Monday, December 10, 2018
Fed Up - Gemma Hartley
Author: Gemma Hartley
Publisher: HarperOne, 2018 (Hardcover)
Length: 252 pages
Genre: Adult; Nonfiction, Parenting
Started: December 3, 2018
Finished: December 10, 2018
From Gemma Hartley, the journalist who ignited a national conversation on emotional labour, comes Fed Up, a bold dive into the unpaid, invisible work women have shouldered for too long - and an impassioned vision for creating a better future for us all.
Day in, day out, women anticipate and manage the needs of others. In relationships, we initiate the hard conversations. At home, we shoulder the mental load required to keep our households running. At work, we moderate our tone, explaining patiently and speaking softly. In the world, we step gingerly to keep ourselves safe. We do this largely invisible, draining work whether we want to or not - and we never clock out. No wonder women everywhere are overtaxed, exhausted, and simply fed up.
In her ultra-viral article "Women Aren't Nags - We're Just Fed Up," shared by millions of readers, Gemma Hartley gave much-needed voice to the frustration and anger experienced by countless women. Now, in Fed Up, Hartley expands outward from the everyday frustrations of performing thankless emotional labour to illuminate how the expectation to do this work in all arenas - private and public - fuels gender inequality, limits our opportunities, steals out time, and adversely affects the quality of our lives.
More than just name the problem, though, Hartley teases apart the cultural messaging that had led us here and asks how we can shift the load. Rejecting easy solutions that don't ultimately move the needle, Hartley offers a nuanced insightful guide to striking true balance, for true partnership in every aspect of our lives. Reframing emotional labour not as a problem to be overcome, but as a genderless virtue men and women can all learn to channel in our quest to make a better, more egalitarian world, Fed Up is surprising, intelligent, and empathetic essential reading for every woman who has had enough with feeling fed up.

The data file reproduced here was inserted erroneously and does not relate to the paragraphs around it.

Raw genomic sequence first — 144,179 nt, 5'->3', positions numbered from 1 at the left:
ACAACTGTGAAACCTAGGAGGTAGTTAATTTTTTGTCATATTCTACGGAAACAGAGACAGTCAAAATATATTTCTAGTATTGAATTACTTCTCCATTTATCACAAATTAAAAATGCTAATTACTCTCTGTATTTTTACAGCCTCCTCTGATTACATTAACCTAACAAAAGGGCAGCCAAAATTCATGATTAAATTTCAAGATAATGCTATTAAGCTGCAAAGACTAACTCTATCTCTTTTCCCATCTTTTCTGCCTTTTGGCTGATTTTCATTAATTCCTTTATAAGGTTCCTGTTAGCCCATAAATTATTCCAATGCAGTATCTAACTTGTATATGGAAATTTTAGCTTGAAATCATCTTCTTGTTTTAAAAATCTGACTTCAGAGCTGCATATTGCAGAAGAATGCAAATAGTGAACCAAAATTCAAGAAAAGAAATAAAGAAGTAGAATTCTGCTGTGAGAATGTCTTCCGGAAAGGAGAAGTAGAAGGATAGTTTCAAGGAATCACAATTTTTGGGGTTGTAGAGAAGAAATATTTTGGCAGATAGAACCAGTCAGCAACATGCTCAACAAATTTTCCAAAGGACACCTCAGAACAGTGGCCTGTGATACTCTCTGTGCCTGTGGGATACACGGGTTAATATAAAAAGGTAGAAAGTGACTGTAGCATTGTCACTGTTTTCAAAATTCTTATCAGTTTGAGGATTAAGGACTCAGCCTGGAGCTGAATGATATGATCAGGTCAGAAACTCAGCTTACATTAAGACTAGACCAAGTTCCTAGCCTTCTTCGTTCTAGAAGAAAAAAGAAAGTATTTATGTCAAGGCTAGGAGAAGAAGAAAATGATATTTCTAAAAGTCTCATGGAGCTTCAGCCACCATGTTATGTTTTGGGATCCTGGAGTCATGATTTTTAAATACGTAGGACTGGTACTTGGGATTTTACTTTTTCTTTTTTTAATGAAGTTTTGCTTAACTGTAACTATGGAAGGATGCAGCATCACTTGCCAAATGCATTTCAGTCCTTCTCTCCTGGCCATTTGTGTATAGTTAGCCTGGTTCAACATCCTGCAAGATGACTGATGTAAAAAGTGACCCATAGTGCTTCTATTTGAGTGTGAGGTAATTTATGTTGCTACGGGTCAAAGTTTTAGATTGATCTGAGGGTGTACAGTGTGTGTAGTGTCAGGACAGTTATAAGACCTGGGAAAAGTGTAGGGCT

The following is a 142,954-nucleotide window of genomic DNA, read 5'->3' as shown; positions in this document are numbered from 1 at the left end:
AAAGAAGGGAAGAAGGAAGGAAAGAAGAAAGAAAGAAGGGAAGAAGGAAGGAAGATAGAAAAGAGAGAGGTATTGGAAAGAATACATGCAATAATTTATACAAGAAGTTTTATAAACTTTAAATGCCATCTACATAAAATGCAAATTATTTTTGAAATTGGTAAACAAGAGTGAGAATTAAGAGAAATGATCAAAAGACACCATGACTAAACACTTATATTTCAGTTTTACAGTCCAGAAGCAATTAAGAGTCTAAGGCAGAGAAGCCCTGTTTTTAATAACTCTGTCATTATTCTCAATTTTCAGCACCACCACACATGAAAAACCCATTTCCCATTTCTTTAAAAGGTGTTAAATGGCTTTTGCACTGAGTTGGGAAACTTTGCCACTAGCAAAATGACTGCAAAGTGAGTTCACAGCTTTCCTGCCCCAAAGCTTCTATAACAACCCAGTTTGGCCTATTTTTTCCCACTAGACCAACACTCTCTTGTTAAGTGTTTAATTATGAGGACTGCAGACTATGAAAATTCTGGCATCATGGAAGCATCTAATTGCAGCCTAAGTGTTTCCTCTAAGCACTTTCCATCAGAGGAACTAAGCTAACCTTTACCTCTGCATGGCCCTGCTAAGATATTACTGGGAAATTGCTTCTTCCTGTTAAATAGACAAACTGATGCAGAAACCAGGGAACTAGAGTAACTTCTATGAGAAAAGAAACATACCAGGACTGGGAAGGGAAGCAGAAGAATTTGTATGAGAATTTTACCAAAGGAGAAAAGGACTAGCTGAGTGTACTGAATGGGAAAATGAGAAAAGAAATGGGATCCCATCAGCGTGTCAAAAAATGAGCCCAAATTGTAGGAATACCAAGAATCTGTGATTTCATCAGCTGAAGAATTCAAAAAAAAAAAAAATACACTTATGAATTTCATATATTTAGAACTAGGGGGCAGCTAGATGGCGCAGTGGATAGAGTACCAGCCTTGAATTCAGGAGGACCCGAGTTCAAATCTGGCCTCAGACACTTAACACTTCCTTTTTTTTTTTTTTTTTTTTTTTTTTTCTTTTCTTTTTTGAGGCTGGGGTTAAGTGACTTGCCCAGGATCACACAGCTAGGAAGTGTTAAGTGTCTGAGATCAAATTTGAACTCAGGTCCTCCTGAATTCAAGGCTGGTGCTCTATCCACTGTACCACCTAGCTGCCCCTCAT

I remember when this author's aforementioned viral article released. I eagerly shared it, amazed that there was actually a name for this nagging frustration I experienced as a woman, something that every woman I know has experienced but we often pass it off as "just the way things are."
I remember asking my mom as a teenager why we (the women in the family) always had the job of zipping around the kitchen fetching items for guests at our home on holidays (normally thought of as being good hosts) while my father wasn't expected to do the same. I can't even remember the exact answer she gave me, but I know it didn't satisfy my teenaged self. Now, my father has improved over the years, but there are still so many aspects of emotional labour that my mother is expected to perform on behalf of both of them (especially in our Italian family), and that I am expected to perform as mother to my child that isn't expected of her father.
Emotional labour as a term is confusing to those that haven't heard it before, but all I have to do is describe the ever-present, "Why am I the only person in this house who notices the toilet paper roll/garbage/random bag needs to be changed/taken out/brought upstairs?!" scenario for women to nod their heads in instant understanding. I did this, in fact, in my workroom with my colleagues the other day when they asked about the book I was reading. This led to an entire conversation about emotional labour, which we as a room of female educators (as well as wives and mothers) are intimately familiar.
The author does a great job of describing emotional labour to her readers, with anecdotes that will have many women nodding their heads in sympathy. She also has chapters entailing how we got to this current state (not-so sarcastic hint: patriarchy and misogyny) and how to better achieve balance between the sexes and emotional labour at home and in the workforce. It's true that some men, like many single fathers, do the bulk of or all of the emotional labour in their families because they've been forced to through circumstance; but in order for change to occur for the majority of men, it's the expectation of men not just "helping" but actually "sharing" the work of emotional labour that will help fuel the change in people's relationships.
This is a must-read (as well as the article linked above), if for nothing else than having a wonderfully cathartic experience. In my case, though, it was a bit rage-inducing when I empathized with nearly all the examples put forth in this book to the point where I wanted to chuck the book against the wall....but it's fine, really, it's fine, I'm fine, totally fine.
Thoughts on the cover:
It's very utilitarian, but it gets the job done.